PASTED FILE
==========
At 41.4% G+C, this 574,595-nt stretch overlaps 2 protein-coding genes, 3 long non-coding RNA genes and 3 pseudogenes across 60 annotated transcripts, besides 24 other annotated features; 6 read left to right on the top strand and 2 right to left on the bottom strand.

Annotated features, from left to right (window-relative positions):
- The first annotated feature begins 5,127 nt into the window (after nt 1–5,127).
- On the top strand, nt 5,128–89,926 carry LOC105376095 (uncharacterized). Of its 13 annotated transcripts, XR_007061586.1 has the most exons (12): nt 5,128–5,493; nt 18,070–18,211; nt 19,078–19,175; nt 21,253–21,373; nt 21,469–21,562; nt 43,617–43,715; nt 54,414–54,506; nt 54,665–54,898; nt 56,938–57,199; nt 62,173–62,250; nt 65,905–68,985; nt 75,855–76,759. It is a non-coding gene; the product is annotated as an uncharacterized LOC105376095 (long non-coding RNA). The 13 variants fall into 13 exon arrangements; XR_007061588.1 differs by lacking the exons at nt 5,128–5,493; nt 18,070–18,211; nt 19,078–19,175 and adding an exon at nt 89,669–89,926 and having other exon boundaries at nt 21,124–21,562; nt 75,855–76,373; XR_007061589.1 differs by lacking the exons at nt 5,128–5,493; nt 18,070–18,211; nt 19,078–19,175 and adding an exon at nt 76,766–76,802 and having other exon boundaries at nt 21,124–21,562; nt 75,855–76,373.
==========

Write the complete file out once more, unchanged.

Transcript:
At 41.4% G+C, this 574,595-nt stretch overlaps 2 protein-coding genes, 3 long non-coding RNA genes and 3 pseudogenes across 60 annotated transcripts, besides 24 other annotated features; 6 read left to right on the top strand and 2 right to left on the bottom strand.

Annotated features, from left to right (window-relative positions):
- The first annotated feature begins 5,127 nt into the window (after nt 1–5,127).
- On the top strand, nt 5,128–89,926 carry LOC105376095 (uncharacterized). Of its 13 annotated transcripts, XR_007061586.1 has the most exons (12): nt 5,128–5,493; nt 18,070–18,211; nt 19,078–19,175; nt 21,253–21,373; nt 21,469–21,562; nt 43,617–43,715; nt 54,414–54,506; nt 54,665–54,898; nt 56,938–57,199; nt 62,173–62,250; nt 65,905–68,985; nt 75,855–76,759. It is a non-coding gene; the product is annotated as an uncharacterized LOC105376095 (long non-coding RNA). The 13 variants fall into 13 exon arrangements; XR_007061588.1 differs by lacking the exons at nt 5,128–5,493; nt 18,070–18,211; nt 19,078–19,175 and adding an exon at nt 89,669–89,926 and having other exon boundaries at nt 21,124–21,562; nt 75,855–76,373; XR_007061589.1 differs by lacking the exons at nt 5,128–5,493; nt 18,070–18,211; nt 19,078–19,175 and adding an exon at nt 76,766–76,802 and having other exon boundaries at nt 21,124–21,562; nt 75,855–76,373.